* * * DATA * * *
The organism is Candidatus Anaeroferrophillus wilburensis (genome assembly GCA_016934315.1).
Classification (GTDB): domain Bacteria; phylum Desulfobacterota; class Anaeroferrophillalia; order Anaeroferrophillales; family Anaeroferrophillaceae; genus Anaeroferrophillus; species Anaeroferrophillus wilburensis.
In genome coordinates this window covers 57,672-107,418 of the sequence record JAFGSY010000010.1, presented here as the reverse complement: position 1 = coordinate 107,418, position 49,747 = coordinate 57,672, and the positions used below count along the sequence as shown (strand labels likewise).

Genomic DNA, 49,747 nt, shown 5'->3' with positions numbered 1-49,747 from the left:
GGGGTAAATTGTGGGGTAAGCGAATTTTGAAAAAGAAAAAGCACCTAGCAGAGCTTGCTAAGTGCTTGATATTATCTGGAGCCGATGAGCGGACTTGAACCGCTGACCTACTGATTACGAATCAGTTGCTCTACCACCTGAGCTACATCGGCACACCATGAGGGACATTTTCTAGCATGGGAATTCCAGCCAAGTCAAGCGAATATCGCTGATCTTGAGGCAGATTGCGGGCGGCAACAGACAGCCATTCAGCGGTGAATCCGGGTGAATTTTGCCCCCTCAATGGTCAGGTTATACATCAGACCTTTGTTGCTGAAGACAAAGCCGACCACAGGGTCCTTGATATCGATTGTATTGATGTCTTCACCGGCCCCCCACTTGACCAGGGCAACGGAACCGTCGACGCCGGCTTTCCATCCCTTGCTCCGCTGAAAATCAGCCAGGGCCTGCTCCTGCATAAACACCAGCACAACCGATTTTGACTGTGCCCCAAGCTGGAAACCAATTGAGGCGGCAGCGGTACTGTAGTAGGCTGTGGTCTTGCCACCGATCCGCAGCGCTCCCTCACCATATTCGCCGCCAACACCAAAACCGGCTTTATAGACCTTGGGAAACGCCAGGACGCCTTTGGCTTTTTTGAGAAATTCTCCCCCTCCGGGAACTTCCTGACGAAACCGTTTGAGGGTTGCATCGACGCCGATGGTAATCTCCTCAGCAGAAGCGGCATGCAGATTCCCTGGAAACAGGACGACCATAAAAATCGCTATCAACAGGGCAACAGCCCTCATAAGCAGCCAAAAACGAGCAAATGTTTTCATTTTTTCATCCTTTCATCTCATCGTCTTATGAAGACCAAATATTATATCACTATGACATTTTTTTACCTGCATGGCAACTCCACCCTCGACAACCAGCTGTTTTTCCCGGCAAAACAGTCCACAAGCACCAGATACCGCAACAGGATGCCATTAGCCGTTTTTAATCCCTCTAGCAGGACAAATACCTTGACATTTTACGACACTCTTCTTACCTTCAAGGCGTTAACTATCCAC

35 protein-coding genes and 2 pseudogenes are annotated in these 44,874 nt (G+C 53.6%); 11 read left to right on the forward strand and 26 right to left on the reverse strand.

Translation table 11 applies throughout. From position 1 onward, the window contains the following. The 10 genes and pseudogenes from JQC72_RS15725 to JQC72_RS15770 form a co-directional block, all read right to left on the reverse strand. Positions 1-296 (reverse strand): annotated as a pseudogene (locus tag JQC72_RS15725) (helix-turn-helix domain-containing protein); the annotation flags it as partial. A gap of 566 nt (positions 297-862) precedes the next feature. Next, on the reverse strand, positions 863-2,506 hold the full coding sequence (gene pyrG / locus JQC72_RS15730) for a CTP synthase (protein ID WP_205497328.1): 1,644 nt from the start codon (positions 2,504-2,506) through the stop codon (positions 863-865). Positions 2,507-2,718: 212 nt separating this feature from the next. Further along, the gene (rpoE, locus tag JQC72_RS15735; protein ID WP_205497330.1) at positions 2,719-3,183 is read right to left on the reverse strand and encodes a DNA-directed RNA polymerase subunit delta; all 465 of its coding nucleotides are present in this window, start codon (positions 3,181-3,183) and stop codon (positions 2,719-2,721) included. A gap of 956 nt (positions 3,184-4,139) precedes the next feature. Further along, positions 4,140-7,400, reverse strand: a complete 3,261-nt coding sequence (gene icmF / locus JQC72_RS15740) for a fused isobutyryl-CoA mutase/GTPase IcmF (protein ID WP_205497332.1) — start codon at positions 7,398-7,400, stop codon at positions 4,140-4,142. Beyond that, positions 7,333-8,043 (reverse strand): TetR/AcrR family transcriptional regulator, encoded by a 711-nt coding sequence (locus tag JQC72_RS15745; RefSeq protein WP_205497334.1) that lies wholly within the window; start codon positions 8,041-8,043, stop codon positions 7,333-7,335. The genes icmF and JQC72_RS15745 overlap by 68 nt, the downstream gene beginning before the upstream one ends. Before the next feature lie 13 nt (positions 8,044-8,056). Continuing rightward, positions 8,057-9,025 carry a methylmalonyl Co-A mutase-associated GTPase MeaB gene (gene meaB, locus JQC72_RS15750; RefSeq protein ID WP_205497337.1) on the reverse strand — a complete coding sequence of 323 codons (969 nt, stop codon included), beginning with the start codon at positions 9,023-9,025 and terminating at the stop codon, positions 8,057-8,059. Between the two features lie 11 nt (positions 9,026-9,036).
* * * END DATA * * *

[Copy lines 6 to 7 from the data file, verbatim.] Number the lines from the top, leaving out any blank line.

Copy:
35 protein-coding genes and 2 pseudogenes are annotated in these 44,874 nt (G+C 53.6%); 11 read left to right on the forward strand and 26 right to left on the reverse strand.

Translation table 11 applies throughout. From position 1 onward, the window contains the following. The 10 genes and pseudogenes from JQC72_RS15725 to JQC72_RS15770 form a co-directional block, all read right to left on the reverse strand. Positions 1-296 (reverse strand): annotated as a pseudogene (locus tag JQC72_RS15725) (helix-turn-helix domain-containing protein); the annotation flags it as partial. A gap of 566 nt (positions 297-862) precedes the next feature. Next, on the reverse strand, positions 863-2,506 hold the full coding sequence (gene pyrG / locus JQC72_RS15730) for a CTP synthase (protein ID WP_205497328.1): 1,644 nt from the start codon (positions 2,504-2,506) through the stop codon (positions 863-865). Positions 2,507-2,718: 212 nt separating this feature from the next. Further along, the gene (rpoE, locus tag JQC72_RS15735; protein ID WP_205497330.1) at positions 2,719-3,183 is read right to left on the reverse strand and encodes a DNA-directed RNA polymerase subunit delta; all 465 of its coding nucleotides are present in this window, start codon (positions 3,181-3,183) and stop codon (positions 2,719-2,721) included. A gap of 956 nt (positions 3,184-4,139) precedes the next feature. Further along, positions 4,140-7,400, reverse strand: a complete 3,261-nt coding sequence (gene icmF / locus JQC72_RS15740) for a fused isobutyryl-CoA mutase/GTPase IcmF (protein ID WP_205497332.1) — start codon at positions 7,398-7,400, stop codon at positions 4,140-4,142. Beyond that, positions 7,333-8,043 (reverse strand): TetR/AcrR family transcriptional regulator, encoded by a 711-nt coding sequence (locus tag JQC72_RS15745; RefSeq protein WP_205497334.1) that lies wholly within the window; start codon positions 8,041-8,043, stop codon positions 7,333-7,335. The genes icmF and JQC72_RS15745 overlap by 68 nt, the downstream gene beginning before the upstream one ends. Before the next feature lie 13 nt (positions 8,044-8,056). Continuing rightward, positions 8,057-9,025 carry a methylmalonyl Co-A mutase-associated GTPase MeaB gene (gene meaB, locus JQC72_RS15750; RefSeq protein ID WP_205497337.1) on the reverse strand — a complete coding sequence of 323 codons (969 nt, stop codon included), beginning with the start codon at positions 9,023-9,025 and terminating at the stop codon, positions 8,057-8,059. Between the two features lie 11 nt (positions 9,026-9,036).